• IAG executive director Benedicto Bacani
  • former Comelec commissioner Luie Guia
  • former justice secretary Al Agra
  • former interior undersecretary Jonathan Malaya
  • former ARMM interior chief Anwar Malang
  • former Masbate governor Vicente Homer Revil
  • former Comelec chairman’s office chief-of-staff Emil Marañon
  • Samuel Anonas, College of Social Sciences and Humanities dean at Mindanao State University
  • Soraidah Ali, College of Public affairs dean at Mindanao State University
  • Mahid Rachman, assistant professor at the Mindanao State University
  • Telibert Laoc, former executive director of the National Citizens’ Movement for Free Elections
  • Aminoden Macalandap, former president of the Integrated Bar of the Philippines in Lanao del Sur
  • Jashim A. Abdulrahman, associate professor at the Mindanao State University

The Comelec said it has met with Bangsamoro officials to discuss the current version of the electoral code.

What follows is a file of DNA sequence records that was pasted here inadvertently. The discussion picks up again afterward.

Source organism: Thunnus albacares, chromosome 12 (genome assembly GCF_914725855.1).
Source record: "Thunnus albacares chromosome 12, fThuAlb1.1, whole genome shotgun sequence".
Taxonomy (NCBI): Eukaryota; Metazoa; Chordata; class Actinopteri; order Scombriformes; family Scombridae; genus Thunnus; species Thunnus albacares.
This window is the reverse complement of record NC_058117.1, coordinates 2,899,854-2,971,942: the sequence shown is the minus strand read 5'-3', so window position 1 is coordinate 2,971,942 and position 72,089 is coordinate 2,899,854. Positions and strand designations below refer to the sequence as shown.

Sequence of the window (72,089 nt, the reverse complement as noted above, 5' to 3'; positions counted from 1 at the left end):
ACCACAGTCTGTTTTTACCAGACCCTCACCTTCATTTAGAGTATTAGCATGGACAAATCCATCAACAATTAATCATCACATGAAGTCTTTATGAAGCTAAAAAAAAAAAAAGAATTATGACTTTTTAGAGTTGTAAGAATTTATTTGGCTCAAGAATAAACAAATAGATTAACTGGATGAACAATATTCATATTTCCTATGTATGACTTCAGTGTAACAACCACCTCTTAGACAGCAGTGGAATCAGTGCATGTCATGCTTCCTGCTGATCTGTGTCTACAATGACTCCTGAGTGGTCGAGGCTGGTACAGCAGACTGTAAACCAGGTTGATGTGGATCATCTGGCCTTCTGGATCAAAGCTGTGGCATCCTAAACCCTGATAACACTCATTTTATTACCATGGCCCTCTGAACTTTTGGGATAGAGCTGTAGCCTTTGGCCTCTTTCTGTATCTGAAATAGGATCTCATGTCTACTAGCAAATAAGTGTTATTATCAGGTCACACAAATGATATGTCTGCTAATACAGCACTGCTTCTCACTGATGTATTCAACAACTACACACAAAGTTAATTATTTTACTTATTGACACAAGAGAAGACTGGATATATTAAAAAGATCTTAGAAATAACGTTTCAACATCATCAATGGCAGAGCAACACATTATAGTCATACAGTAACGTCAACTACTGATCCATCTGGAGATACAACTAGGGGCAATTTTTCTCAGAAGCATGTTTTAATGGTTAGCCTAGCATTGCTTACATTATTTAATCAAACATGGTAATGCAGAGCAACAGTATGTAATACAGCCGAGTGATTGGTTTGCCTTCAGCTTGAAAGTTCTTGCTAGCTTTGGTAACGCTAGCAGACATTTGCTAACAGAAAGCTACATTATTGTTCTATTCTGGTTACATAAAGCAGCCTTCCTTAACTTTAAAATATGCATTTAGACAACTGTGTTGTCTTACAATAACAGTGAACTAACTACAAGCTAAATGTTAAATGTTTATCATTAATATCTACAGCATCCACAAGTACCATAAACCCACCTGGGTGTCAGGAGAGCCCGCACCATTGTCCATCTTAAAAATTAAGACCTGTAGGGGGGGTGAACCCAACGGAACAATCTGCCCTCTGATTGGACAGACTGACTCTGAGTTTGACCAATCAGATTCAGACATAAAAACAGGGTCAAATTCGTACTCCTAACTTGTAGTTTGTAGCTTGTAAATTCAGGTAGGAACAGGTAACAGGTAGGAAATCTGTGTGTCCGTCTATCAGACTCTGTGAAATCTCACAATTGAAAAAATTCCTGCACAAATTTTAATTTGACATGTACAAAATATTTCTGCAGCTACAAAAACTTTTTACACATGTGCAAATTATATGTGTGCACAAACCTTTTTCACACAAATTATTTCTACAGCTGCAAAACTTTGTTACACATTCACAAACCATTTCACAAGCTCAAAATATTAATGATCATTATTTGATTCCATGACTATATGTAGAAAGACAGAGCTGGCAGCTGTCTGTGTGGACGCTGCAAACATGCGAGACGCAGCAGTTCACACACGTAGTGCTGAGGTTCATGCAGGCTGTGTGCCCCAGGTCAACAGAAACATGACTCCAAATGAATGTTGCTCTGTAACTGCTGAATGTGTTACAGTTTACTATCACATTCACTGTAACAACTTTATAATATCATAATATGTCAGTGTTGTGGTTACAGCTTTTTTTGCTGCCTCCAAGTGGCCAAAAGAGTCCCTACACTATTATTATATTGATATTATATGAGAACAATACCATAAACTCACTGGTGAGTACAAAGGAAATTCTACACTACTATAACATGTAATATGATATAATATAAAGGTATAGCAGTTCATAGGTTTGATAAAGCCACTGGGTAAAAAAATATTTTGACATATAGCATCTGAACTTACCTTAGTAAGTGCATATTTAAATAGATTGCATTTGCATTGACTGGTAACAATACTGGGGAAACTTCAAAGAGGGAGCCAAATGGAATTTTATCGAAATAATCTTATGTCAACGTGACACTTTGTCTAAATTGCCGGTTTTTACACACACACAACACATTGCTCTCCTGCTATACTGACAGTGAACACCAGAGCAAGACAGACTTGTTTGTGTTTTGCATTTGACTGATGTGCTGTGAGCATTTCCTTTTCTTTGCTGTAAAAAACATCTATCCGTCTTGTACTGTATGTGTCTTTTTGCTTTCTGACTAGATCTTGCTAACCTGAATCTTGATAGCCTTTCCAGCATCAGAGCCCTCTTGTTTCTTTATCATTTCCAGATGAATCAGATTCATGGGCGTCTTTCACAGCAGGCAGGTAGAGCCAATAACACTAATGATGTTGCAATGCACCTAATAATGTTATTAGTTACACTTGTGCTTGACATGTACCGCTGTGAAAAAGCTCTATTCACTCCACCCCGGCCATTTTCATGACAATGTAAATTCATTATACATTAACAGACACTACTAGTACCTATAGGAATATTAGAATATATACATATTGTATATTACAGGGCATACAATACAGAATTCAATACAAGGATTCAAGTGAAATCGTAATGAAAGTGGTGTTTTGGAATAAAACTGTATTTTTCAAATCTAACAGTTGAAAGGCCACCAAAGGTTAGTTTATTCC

“We are one with them in having a Bangsamoro Election Code. However, we are hoping that the present draft will still undergo several revisions and amendments to be more in harmony with existing laws,” Comelec Chairman George Garcia told Rappler on Thursday, February 16.

“Our study group came up with several recommendations, amendments, and a little bit of revisions of the BEC, and it was completed first week of January,” added Comelec-BARMM director Ray Sumalipao in a podcast by the Legal Network for Truthful Elections on February 10.

“During the visit of the committee on rules of the BTA, we presented that proposal for amendments in Bill No. 29, and they were receptive [to] our proposal.”

A press release by the Bangsamoro parliament said it has concluded public consultations on the code. Previous consultations were held in Manila, Basilan, Sulu, Tawi-Tawi, Maguindanao, and Cotabato City.

The parliament seeks to pass the code by the first quarter of 2023. –

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Dwight de Leon

Dwight de Leon is a multimedia reporter who covers President Ferdinand Marcos Jr., the Malacañang, and the Commission on Elections for Rappler.